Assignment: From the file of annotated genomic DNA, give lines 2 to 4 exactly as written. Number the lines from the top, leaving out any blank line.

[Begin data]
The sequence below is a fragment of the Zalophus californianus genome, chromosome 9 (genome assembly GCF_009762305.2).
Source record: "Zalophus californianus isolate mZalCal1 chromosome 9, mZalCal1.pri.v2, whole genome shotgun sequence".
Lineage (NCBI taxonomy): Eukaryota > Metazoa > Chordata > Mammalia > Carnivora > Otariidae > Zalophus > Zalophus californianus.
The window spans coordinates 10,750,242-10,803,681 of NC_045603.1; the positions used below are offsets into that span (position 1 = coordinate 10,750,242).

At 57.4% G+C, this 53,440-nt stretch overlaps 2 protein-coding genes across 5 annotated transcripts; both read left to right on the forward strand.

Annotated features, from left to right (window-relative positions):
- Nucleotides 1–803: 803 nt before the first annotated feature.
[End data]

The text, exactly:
Source record: "Zalophus californianus isolate mZalCal1 chromosome 9, mZalCal1.pri.v2, whole genome shotgun sequence".
Lineage (NCBI taxonomy): Eukaryota > Metazoa > Chordata > Mammalia > Carnivora > Otariidae > Zalophus > Zalophus californianus.
The window spans coordinates 10,750,242-10,803,681 of NC_045603.1; the positions used below are offsets into that span (position 1 = coordinate 10,750,242).